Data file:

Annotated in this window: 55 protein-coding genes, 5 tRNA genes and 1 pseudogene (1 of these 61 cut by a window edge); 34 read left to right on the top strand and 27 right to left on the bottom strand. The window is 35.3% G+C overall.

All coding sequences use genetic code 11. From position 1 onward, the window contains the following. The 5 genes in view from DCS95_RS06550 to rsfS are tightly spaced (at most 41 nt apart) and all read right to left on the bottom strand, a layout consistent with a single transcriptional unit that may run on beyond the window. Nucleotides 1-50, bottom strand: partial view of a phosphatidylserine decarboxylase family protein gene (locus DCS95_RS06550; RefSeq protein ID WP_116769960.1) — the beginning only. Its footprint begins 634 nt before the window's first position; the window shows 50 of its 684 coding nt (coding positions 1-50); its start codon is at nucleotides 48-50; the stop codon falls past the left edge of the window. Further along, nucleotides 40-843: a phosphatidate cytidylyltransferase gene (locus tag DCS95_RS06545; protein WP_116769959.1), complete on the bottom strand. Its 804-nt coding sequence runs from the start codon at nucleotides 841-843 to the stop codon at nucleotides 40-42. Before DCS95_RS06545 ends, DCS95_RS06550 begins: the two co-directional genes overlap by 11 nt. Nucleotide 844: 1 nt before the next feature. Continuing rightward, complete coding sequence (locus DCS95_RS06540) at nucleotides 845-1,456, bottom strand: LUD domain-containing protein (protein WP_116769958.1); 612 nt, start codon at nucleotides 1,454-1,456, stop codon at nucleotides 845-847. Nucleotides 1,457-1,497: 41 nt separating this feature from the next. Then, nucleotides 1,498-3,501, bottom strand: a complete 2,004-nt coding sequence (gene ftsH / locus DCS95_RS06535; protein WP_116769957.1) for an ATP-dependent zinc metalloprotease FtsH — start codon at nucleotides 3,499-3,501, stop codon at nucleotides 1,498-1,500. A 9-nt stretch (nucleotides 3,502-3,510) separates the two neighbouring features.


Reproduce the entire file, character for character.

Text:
Annotated in this window: 55 protein-coding genes, 5 tRNA genes and 1 pseudogene (1 of these 61 cut by a window edge); 34 read left to right on the top strand and 27 right to left on the bottom strand. The window is 35.3% G+C overall.

All coding sequences use genetic code 11. From position 1 onward, the window contains the following. The 5 genes in view from DCS95_RS06550 to rsfS are tightly spaced (at most 41 nt apart) and all read right to left on the bottom strand, a layout consistent with a single transcriptional unit that may run on beyond the window. Nucleotides 1-50, bottom strand: partial view of a phosphatidylserine decarboxylase family protein gene (locus DCS95_RS06550; RefSeq protein ID WP_116769960.1) — the beginning only. Its footprint begins 634 nt before the window's first position; the window shows 50 of its 684 coding nt (coding positions 1-50); its start codon is at nucleotides 48-50; the stop codon falls past the left edge of the window. Further along, nucleotides 40-843: a phosphatidate cytidylyltransferase gene (locus tag DCS95_RS06545; protein WP_116769959.1), complete on the bottom strand. Its 804-nt coding sequence runs from the start codon at nucleotides 841-843 to the stop codon at nucleotides 40-42. Before DCS95_RS06545 ends, DCS95_RS06550 begins: the two co-directional genes overlap by 11 nt. Nucleotide 844: 1 nt before the next feature. Continuing rightward, complete coding sequence (locus DCS95_RS06540) at nucleotides 845-1,456, bottom strand: LUD domain-containing protein (protein WP_116769958.1); 612 nt, start codon at nucleotides 1,454-1,456, stop codon at nucleotides 845-847. Nucleotides 1,457-1,497: 41 nt separating this feature from the next. Then, nucleotides 1,498-3,501, bottom strand: a complete 2,004-nt coding sequence (gene ftsH / locus DCS95_RS06535; protein WP_116769957.1) for an ATP-dependent zinc metalloprotease FtsH — start codon at nucleotides 3,499-3,501, stop codon at nucleotides 1,498-1,500. A 9-nt stretch (nucleotides 3,502-3,510) separates the two neighbouring features.